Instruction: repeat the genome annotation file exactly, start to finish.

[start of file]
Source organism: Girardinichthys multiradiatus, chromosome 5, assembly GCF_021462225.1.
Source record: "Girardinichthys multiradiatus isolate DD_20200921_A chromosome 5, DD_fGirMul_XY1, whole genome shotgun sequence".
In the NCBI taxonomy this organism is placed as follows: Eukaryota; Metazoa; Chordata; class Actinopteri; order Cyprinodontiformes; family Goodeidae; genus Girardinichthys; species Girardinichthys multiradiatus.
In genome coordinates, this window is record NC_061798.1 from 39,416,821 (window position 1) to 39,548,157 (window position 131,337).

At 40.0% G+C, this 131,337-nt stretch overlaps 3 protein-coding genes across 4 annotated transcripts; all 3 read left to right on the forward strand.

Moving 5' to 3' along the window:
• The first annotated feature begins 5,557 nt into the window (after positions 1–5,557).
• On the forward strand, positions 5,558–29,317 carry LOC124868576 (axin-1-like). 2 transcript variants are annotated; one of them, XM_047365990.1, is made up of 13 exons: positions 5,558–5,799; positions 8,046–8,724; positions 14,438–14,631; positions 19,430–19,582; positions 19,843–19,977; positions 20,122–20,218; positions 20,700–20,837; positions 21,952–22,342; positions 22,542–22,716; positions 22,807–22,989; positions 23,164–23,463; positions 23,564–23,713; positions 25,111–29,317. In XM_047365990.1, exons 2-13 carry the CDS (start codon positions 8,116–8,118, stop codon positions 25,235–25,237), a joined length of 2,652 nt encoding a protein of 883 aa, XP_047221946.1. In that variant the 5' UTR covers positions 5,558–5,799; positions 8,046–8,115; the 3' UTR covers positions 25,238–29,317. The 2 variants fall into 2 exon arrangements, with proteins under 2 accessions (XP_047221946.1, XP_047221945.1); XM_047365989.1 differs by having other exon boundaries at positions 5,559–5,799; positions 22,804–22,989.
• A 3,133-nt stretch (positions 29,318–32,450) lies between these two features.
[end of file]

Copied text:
Source organism: Girardinichthys multiradiatus, chromosome 5, assembly GCF_021462225.1.
Source record: "Girardinichthys multiradiatus isolate DD_20200921_A chromosome 5, DD_fGirMul_XY1, whole genome shotgun sequence".
In the NCBI taxonomy this organism is placed as follows: Eukaryota; Metazoa; Chordata; class Actinopteri; order Cyprinodontiformes; family Goodeidae; genus Girardinichthys; species Girardinichthys multiradiatus.
In genome coordinates, this window is record NC_061798.1 from 39,416,821 (window position 1) to 39,548,157 (window position 131,337).

At 40.0% G+C, this 131,337-nt stretch overlaps 3 protein-coding genes across 4 annotated transcripts; all 3 read left to right on the forward strand.

Moving 5' to 3' along the window:
• The first annotated feature begins 5,557 nt into the window (after positions 1–5,557).
• On the forward strand, positions 5,558–29,317 carry LOC124868576 (axin-1-like). 2 transcript variants are annotated; one of them, XM_047365990.1, is made up of 13 exons: positions 5,558–5,799; positions 8,046–8,724; positions 14,438–14,631; positions 19,430–19,582; positions 19,843–19,977; positions 20,122–20,218; positions 20,700–20,837; positions 21,952–22,342; positions 22,542–22,716; positions 22,807–22,989; positions 23,164–23,463; positions 23,564–23,713; positions 25,111–29,317. In XM_047365990.1, exons 2-13 carry the CDS (start codon positions 8,116–8,118, stop codon positions 25,235–25,237), a joined length of 2,652 nt encoding a protein of 883 aa, XP_047221946.1. In that variant the 5' UTR covers positions 5,558–5,799; positions 8,046–8,115; the 3' UTR covers positions 25,238–29,317. The 2 variants fall into 2 exon arrangements, with proteins under 2 accessions (XP_047221946.1, XP_047221945.1); XM_047365989.1 differs by having other exon boundaries at positions 5,559–5,799; positions 22,804–22,989.
• A 3,133-nt stretch (positions 29,318–32,450) lies between these two features.